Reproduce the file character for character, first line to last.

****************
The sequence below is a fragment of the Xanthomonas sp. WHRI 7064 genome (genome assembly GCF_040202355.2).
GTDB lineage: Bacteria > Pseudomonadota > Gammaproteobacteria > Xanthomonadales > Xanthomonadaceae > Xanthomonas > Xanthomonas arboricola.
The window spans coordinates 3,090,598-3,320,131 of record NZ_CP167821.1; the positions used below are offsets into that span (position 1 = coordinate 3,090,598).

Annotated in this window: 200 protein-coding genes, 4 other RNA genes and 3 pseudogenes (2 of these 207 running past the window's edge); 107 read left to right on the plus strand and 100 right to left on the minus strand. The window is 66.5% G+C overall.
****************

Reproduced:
The sequence below is a fragment of the Xanthomonas sp. WHRI 7064 genome (genome assembly GCF_040202355.2).
GTDB lineage: Bacteria > Pseudomonadota > Gammaproteobacteria > Xanthomonadales > Xanthomonadaceae > Xanthomonas > Xanthomonas arboricola.
The window spans coordinates 3,090,598-3,320,131 of record NZ_CP167821.1; the positions used below are offsets into that span (position 1 = coordinate 3,090,598).

Annotated in this window: 200 protein-coding genes, 4 other RNA genes and 3 pseudogenes (2 of these 207 running past the window's edge); 107 read left to right on the plus strand and 100 right to left on the minus strand. The window is 66.5% G+C overall.